Malaria in an Urban Slum: A Qualitative Investigation of Perceptions of Adults in Makoko, Lagos, Nigeria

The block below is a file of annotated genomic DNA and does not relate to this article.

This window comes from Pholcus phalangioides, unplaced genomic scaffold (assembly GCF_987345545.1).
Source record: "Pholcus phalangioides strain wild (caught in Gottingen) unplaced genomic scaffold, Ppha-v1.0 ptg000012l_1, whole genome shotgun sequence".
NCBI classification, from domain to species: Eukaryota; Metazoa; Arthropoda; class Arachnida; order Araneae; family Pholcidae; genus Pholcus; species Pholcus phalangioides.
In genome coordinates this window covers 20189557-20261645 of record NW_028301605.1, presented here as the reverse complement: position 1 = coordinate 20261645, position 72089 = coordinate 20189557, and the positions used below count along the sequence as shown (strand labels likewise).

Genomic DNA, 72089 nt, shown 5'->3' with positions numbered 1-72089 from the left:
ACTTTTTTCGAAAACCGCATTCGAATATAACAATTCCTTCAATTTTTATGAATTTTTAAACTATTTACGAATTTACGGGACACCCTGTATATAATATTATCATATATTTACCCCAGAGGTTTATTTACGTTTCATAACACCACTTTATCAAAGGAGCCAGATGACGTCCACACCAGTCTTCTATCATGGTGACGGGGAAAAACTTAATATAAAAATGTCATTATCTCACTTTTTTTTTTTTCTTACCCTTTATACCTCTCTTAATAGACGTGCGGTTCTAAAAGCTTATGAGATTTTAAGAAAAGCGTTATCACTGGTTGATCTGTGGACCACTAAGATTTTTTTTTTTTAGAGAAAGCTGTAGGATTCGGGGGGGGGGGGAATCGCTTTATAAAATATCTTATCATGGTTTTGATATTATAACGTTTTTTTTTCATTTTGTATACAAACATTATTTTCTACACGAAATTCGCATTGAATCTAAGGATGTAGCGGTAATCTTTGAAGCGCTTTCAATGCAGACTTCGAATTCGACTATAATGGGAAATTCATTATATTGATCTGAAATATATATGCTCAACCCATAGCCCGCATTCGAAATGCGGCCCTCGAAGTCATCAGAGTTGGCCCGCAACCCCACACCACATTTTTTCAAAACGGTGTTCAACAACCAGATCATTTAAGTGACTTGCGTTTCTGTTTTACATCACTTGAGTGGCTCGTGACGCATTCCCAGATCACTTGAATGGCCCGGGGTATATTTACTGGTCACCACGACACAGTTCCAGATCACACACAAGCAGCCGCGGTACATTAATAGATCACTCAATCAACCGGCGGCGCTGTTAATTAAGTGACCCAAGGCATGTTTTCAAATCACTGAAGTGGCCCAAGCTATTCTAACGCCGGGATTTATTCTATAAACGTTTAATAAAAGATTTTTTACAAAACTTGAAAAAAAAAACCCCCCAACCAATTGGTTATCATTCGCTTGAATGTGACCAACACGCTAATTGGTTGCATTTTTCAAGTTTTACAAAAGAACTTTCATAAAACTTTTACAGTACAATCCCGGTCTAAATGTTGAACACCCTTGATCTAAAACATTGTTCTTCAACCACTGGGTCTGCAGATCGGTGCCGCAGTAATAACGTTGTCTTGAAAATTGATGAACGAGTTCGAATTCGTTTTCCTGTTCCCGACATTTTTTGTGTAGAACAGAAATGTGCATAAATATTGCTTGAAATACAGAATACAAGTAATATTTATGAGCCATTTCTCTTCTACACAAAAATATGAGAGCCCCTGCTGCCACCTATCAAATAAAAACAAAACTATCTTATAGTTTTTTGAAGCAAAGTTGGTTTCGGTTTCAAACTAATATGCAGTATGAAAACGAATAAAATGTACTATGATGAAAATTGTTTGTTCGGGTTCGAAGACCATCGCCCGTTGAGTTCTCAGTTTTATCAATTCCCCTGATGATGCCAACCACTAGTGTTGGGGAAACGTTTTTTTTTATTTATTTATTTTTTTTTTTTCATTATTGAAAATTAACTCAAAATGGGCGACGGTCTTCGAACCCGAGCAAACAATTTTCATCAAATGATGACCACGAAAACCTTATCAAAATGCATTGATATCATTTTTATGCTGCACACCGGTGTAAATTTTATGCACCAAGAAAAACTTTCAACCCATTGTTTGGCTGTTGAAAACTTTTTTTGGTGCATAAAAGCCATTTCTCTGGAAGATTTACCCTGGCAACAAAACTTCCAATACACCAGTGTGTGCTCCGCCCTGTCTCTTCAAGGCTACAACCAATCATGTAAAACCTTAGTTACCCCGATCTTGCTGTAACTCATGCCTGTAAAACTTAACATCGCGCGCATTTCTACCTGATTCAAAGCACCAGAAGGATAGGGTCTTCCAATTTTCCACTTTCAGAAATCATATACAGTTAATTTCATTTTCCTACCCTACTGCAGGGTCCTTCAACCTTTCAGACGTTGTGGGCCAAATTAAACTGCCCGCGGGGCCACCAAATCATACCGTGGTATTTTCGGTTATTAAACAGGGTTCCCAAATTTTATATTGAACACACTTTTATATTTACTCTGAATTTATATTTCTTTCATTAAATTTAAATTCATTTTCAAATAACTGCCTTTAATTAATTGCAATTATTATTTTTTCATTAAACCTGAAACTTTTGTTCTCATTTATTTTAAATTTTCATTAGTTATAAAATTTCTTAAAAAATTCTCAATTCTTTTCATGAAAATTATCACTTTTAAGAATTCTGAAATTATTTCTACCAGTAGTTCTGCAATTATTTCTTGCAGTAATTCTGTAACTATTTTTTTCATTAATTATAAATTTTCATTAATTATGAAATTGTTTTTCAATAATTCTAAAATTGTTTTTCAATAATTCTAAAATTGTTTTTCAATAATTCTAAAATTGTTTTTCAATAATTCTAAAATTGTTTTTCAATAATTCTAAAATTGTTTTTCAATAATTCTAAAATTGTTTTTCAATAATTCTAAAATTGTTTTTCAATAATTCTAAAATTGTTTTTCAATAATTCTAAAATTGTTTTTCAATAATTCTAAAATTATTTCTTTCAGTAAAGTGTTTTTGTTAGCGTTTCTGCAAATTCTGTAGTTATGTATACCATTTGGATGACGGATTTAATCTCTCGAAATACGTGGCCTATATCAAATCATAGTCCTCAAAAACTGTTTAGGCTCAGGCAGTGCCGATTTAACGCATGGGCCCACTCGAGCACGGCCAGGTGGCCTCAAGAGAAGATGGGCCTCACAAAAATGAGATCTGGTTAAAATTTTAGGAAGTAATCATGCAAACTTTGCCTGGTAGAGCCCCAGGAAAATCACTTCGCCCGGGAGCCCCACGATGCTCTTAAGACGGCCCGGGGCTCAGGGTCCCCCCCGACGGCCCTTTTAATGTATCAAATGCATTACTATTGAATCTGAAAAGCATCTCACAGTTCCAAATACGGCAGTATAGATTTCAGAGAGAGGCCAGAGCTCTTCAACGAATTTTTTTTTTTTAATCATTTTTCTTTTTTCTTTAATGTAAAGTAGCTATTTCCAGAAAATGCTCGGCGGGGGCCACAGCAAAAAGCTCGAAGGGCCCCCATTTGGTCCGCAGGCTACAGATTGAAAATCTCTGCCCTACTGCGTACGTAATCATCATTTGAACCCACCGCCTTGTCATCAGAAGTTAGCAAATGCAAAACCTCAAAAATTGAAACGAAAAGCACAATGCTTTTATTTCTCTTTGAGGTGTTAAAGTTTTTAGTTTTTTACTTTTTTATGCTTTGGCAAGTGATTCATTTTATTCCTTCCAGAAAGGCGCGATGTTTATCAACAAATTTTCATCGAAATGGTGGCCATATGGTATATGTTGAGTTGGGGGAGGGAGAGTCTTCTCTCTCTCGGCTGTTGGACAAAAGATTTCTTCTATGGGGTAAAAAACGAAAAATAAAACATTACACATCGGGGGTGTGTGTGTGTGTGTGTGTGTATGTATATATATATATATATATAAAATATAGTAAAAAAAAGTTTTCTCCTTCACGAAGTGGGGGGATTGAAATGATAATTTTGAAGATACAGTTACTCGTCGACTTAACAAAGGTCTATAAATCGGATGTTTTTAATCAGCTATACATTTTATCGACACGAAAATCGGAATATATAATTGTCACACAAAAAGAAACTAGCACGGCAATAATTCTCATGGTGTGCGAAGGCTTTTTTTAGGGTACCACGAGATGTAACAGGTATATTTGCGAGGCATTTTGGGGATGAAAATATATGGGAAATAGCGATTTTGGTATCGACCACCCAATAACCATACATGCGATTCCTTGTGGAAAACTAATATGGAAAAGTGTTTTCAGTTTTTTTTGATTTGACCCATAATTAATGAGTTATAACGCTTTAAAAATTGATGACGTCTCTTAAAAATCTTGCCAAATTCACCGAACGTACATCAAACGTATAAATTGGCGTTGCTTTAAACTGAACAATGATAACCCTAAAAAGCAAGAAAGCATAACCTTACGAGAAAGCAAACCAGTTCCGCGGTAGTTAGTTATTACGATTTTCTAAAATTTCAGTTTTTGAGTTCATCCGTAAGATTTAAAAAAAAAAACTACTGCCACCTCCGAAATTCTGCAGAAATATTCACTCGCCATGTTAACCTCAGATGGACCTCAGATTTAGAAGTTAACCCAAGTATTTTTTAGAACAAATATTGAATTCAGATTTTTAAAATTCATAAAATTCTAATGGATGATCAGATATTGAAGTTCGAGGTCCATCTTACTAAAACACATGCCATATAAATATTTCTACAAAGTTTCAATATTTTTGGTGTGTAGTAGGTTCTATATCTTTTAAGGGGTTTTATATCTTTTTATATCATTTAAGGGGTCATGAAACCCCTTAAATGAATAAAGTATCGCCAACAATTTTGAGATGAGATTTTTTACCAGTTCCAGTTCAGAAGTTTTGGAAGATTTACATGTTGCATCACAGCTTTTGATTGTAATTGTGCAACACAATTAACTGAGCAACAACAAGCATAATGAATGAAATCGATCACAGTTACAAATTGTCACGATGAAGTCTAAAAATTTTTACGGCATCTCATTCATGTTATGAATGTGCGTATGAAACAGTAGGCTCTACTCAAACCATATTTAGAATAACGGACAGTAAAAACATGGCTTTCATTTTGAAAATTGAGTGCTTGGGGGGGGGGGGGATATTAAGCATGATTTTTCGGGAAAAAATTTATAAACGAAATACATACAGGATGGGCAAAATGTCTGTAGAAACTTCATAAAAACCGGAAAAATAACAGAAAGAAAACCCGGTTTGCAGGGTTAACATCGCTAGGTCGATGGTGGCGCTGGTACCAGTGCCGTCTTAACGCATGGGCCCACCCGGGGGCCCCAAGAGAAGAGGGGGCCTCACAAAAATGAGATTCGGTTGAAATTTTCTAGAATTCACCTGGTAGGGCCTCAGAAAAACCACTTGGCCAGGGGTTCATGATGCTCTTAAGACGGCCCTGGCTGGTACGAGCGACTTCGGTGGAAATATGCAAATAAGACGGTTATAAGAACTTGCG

Malaria prevention, treatment and control remain a daunting challenge for individuals, communities, government and non-governmental organizations in Nigeria. Against this background, this article examined the perceptions of malaria, its prevention and its treatment among the residents of Makoko, Lagos state, Nigeria. Twenty-five respondents and five key informants comprising health care professionals and community leaders were interviewed. The data were collected using in-depth and key informant interview guides, while the data were analysed using manual content analysis. Some of the respondents perceived malaria as either a disease or an illness, while others associated dirty environment, stagnant water, mosquito, the sun and cold weather with malaria onset. Both orthodox and traditional medicines were used for malaria treatment and prevention. The role of income in malaria prevention and treatment showed that some respondents were ready to pay whatever amount it took to treat and prevent malaria, while others saw low income as a barrier to proper treatment of malaria. There is need to educate the people of the community on the causes of malaria so as to dispel misconceptions held about the causes of malaria and thereby improve their health seeking-behaviour.
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